DBT – Best practices
The article will give you the cumulative knowledge of dbt’s seasoned users on how to use it most effectively in your analytics work. Following these best practices that will enable your analytics team to operate as efficiently as possible.
Make use the ref function religiously
The power of dbt is due to the ref function. Dbt may infer dependencies with the ref function, ensuring that models are constructed in the proper sequence. Additionally, it makes sure that your current model uses upstream tables and views in the same workspace. When choosing a model from another, always utilize the ref function rather than the direct connection reference
Rename and recast fields where ever necessary
During the initial development itself rename and recast fields where ever necessary. Raw data is often saved in a source-conformed format, which means that it adheres to the naming conventions and schema defined by the source. This format will vary between sources, but it will also probably vary from the naming standards you want to employ for analytics.
In a dbt project, the initial layer of transformations should:
(a)Choose just from one source.
(b)Tables and fields should be renamed to conform to the conventions you want to employ for your project. Change fields to the appropriate data type, such as converting dates to UTC and prices to dollars.
(c)These models should serve as the foundation for all later data models, minimising the amount of duplicative code.
Divide up complicated models into manageable chunks.
Multiple Common Table Expressions are frequently included in complex models (CTEs). Instead, you may divide these CTEs into independent models in dbt that build upon one another. Complex models should frequently be divided into smaller parts when the CTE is repeated in two models. By decomposing the CTE into a distinct model, you may use it as a reference in any number of downstream models, resulting in less duplicative code. The granularity of the data that a CTE chooses from is altered. Testing any modifications that alter the granularity of your data is frequently helpful. You may test this transformation independently of a bigger model by breaking a CTE into a separate model. There are several lines of SQL in a query. When another dbt user (or your future self) is reviewing the code, cognitive strain can be decreased by breaking CTEs into independent models.
Group your models in directories
You are allowed to have as many nested subdirectories as you like inside of your models/ directory. We make extensive use of directories because nested structures within directories make it simpler to:
(a)Specify settings in your dbt project.yml file to configure groups of models.
(b)Utilize your DAG’s subsections by applying the model selection syntax.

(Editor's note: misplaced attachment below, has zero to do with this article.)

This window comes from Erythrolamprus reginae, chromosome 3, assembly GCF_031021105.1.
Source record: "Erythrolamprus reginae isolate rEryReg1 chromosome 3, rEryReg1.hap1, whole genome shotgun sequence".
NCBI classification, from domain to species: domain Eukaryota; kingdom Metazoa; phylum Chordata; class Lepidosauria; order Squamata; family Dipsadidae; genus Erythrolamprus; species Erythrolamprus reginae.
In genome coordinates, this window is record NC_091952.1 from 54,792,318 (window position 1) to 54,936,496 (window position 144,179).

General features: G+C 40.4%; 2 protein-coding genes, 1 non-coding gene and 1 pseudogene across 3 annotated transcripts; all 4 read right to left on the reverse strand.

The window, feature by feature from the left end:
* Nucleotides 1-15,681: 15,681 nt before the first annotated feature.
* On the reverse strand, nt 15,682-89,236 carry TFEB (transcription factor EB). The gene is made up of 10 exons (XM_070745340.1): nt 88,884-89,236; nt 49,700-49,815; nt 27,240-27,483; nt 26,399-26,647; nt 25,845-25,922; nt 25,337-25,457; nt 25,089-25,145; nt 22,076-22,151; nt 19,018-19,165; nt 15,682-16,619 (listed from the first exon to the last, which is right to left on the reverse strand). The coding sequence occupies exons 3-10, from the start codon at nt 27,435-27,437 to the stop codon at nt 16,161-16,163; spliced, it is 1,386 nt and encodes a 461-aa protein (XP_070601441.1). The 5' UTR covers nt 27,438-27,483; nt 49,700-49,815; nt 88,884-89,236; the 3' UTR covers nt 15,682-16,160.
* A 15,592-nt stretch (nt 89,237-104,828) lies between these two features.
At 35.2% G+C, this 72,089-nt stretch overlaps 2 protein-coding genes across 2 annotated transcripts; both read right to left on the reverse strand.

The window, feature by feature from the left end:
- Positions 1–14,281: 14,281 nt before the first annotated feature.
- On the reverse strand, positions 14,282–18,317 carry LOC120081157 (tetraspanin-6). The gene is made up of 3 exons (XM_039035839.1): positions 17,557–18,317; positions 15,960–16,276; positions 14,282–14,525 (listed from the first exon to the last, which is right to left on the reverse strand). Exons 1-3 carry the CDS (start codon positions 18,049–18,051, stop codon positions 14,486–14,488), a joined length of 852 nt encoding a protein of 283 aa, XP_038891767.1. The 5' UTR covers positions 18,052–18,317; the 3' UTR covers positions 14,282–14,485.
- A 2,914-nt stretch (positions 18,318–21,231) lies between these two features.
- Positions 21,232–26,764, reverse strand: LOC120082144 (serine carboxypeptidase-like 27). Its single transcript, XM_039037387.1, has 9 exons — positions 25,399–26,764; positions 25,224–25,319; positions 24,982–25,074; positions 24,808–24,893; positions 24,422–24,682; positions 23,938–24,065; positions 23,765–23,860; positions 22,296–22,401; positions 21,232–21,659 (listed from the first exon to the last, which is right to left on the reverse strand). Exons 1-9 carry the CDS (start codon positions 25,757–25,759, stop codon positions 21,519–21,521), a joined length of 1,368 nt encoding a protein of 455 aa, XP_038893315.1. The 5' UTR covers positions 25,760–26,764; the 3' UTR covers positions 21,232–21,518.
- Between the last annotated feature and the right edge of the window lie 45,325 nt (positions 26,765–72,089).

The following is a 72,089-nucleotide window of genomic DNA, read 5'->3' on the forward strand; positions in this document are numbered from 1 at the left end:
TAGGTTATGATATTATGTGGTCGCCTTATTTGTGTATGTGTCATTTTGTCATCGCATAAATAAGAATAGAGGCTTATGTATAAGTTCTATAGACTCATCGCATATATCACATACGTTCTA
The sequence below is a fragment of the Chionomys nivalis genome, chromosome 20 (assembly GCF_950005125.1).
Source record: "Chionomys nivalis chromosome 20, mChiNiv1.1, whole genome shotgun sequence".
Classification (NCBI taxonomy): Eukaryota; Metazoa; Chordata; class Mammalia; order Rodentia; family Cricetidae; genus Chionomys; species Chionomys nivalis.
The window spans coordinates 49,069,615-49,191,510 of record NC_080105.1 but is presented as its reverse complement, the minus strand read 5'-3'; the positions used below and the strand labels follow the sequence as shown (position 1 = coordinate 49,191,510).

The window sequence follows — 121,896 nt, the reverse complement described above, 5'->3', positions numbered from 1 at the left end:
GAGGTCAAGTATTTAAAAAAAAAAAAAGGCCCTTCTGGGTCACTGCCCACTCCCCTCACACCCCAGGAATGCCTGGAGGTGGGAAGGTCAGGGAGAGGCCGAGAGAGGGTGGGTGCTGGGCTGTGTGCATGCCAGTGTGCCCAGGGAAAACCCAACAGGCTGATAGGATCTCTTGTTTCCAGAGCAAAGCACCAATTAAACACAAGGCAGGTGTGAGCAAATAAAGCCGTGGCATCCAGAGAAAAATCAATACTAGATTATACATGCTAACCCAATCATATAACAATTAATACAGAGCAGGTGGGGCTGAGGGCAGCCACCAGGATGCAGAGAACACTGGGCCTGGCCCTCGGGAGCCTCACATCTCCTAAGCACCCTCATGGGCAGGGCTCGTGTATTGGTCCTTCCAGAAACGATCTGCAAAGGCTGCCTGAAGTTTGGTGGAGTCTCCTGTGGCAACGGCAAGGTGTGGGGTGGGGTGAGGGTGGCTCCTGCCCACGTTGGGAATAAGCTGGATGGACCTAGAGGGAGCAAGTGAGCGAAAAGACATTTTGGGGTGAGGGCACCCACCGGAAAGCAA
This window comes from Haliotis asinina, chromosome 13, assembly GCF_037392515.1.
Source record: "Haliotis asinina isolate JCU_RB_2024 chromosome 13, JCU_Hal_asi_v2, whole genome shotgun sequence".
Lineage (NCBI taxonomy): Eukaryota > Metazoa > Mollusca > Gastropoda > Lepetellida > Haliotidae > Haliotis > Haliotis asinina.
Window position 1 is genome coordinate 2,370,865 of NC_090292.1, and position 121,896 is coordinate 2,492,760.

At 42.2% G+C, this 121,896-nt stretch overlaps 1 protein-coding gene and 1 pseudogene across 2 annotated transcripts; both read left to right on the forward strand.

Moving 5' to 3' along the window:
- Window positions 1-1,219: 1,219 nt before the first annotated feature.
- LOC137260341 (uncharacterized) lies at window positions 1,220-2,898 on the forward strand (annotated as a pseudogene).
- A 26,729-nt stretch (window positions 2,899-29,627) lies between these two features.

(c)Share the modelling process with your team.
(d)Establish rules on a model’s permitted upstream dependencies, such as “models in the marts directory can only choose from other models in the marts directory, or from models in the staging directory.”
Adding tests to your models
A framework for testing assumptions about a model’s output is provided by dbt. By including tests in a project, you can ensure that your SQL is processing data the way you intend it to and that your source data contains the values you anticipate.
Give importance to the information architecture of your data warehouse.
Users frequently rely on the names of schemas, relations, and columns when they connect to a data warehouse using a SQL client to understand the data that is provided to them. to upgrade a data warehouse’s information architecture. To divide relations into logical groupings, use custom schemas, or bury intermediary models in a different schema. Typically, these unique schemas are specified from the dbt project.yml file and match the directories we use to organise our models. Table names should have prefixes to indicate which relations end users should be able to query, such as stg_, fct_, and dim_.
Use materializations wisely
Through configuration, materialization controls how models are constructed. In general, views are quicker to develop than tables, but slower to query. Although incremental models are quicker to construct than table materialization and offer the same query performance as tables, they add complexity to projects.
For local execution, use the model selection syntax
It is frequently advisable to run only the model you are currently working on and any downstream models when developing. Using the model selection syntax, you can pick which models to run.
Run only modified models to test changes
You need to be certain that any code changes you make won’t break other parts of your project before you can confidently merge them. Therefore, as an automatic check in your git workflow, we advise running models and tests in a sandboxed environment that is distinct from your production data. (Read about setting up CI jobs if you use GitHub and dbt Cloud.)
To manage permissions on objects that dbt creates, use hooks
To make sure that permissions are applied to the objects created by dbt, use grant statements from hooks. These grant statements can be codified in hooks so that they can be applied repeatedly under version control.